By Michael E. Miller
By Ryan Yousefi
By Kyle Munzenrieder
By Sabrina Rodriguez
By Michael E. Miller
By Carlos Suarez De Jesus
By Luther Campbell
By Kyle Munzenrieder
By Helen L. Kohen
A Cuba-of-the-Imagination exists inside Cuba as well as outside. It is what Juan Antonio Molina, a Cuban national living on the island, exalts in a surreal and loving tribute inspired by a visit to the home and studio of the Cuban painter Amelia Pelaez. Molina's fantastical ruminations are included in the current issue of the Journal of Decorative and Propaganda Arts, which is devoted exclusively to Cuba's contributions to art and architecture.
The house at Estrada Palma 261 in the Havana neighborhood of La Vibora, where Pelaez lived until her death in 1968 at age 72, is both an encircling cosmos of her art and life and a microcosm of the Cuba of her day. Now a kind of museum/shrine to the artist (her sister Carmen still lives there), its ten rooms cast a spell even on the precise intellect of Molina, a curator, art historian, and poet who obviously could not resist the impulse to create a vision of a tropical Xanadu where direct description would seem to have been welcome.
But Amelia Pelaez's paintings beg for just that kind of looking and dreaming. Pelaez made art of the design features of her home environment. She created an aesthetic from Havana's elaborate iron grilles, its stained-glass windows and fan lights, the intricate patterns of its tiled floors, its Baroque versions of classical columns and entablatures, the lacy curves of its wicker furniture, its ubiquitous still lifes -- bowls of lush fruit, platters of tropical fish, hibiscus picked in her garden. She ordered a paradisal system, a whole voluptuous out-of-this-world universe from what was literally at her right hand.
The fifth of eleven children, Pelaez studied painting at the Academia de San Alejandro in Havana, then spent half a year at the Art Students League in New York. In 1926, accompanied by the Cuban ethnologist Lydia Cabrera, she left for Paris, where she became acquainted with the work of the most important new artists of her day. She won good reviews in the spring of 1933 for her first solo exhibition, though critics noted the private nature of her art and how it was turned inward, away from common human experience.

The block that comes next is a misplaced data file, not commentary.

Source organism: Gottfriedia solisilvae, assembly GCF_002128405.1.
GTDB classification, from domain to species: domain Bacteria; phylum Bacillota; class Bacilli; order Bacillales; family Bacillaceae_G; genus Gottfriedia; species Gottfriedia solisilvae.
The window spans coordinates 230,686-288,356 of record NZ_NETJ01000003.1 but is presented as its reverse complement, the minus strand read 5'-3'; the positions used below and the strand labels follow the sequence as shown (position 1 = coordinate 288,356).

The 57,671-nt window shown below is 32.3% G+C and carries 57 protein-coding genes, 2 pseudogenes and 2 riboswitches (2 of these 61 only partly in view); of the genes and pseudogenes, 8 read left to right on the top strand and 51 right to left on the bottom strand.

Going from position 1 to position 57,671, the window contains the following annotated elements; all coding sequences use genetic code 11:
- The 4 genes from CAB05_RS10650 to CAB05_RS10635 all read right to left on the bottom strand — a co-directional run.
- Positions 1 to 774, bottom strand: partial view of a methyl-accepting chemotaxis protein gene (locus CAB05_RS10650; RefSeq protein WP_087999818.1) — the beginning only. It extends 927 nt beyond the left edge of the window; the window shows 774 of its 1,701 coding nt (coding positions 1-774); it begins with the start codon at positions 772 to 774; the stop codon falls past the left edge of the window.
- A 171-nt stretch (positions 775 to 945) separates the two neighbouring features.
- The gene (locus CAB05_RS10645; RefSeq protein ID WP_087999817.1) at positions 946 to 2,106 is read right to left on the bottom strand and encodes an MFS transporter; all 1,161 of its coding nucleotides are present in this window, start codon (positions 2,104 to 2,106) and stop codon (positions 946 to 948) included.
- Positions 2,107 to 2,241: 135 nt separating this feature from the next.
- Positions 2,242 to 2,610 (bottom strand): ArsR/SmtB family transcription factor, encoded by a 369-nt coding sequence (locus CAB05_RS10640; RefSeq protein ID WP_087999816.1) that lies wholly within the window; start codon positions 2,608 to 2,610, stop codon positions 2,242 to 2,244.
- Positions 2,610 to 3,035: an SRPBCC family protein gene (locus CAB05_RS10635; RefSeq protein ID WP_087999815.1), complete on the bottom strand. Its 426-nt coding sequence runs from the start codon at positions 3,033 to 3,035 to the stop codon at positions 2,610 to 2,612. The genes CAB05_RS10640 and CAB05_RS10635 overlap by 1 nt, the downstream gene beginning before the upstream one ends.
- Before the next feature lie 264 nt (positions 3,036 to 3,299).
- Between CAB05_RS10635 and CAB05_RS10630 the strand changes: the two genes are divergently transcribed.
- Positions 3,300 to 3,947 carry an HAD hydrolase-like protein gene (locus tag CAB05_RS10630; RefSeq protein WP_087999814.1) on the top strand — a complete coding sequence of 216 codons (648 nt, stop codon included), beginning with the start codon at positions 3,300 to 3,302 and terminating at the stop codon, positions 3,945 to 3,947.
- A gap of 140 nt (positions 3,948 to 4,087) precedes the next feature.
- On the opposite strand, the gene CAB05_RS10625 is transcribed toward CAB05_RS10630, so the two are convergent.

The sugar boom of the Twenties that had supported Pelaez's expatriate existence came to an end. At age 38 she returned to Cuba and took up residence in the family home, a ten-room single-tiered wedding cake of a Havana house her father had built in 1912. She would remain there for the rest of her life, living out of her time in everything but her art. Her daily routine, aside from the art activity, was that of a colonial maiden lady, retiring and reserved. But she wished her paintings, and later her ceramics, to live on the outside, and she continued to take part in exhibitions from New York's Museum of Modern Art to venues throughout Europe and Latin America.
Combining inspiration from her surroundings with what she learned from the Old Masters and, more significantly, what she absorbed of the works of the best of this century -- Picasso, Braque, and Matisse -- she created a signature art. And when one stands in the long center hall of her house, in full view of the formal arrangements of stiff and casual furniture, a model for her own syncretic art emerges. The way the Fifties modern bookshelves fit together with the European chairs and chests, how they each "go native" in the tropical light, become metaphors of Pelaez's style, providing clues to her singular arrangement of midcentury rhythms -- new with old, line with curve, blocks of clean, simple form with lush, emotional color. The work transcends each and all of its sources, entering a realm both richly Baroque and sharply Cubist.
It is from there that Juan Antonio Molina takes off, providing yet another view of the house in La Vibora and its beloved occupant.
Helen L. Kohen is an art historian and former art critic of the Miami Herald. Her introduction to Molina's "Estrada Palma 261: Still Life with Dream about Amelia Pelaez" appears in expanded form in the Journal of Decorative and Propaganda Arts, available at bookstores and through the Wolfson Foundation. The journal's special Cuba issue will be the subject of a seminar at this month's Miami Book Fair International.
The train entered thundering through the narrow door of the living room. It sabotaged the coffee that rested delicately in its cup. It stirred up the whole interior as it gamboled down the empty hallway. And as it was going out, leaving behind a trail of smoke and grit in bedrooms that prepared themselves for the intimacy of a siesta, the house was no longer the unknown dwelling on the riverbank, with its back turned, but not rudely so, to a sugar cane plantation and a country trail that remained useless in their absurd sfumato. Suddenly, the horse dreamt up in the humid morning disappeared from between one's legs. And it was no longer the house in never land, where the horse was always the well-endowed pony forbidden to swim with the girl by the soft shore lapped by the bluish-green water. She continued to live under the rocking chairs and the beds, atop wardrobes and windows. Ahead was the last door through which the train escaped, dethroned and sad.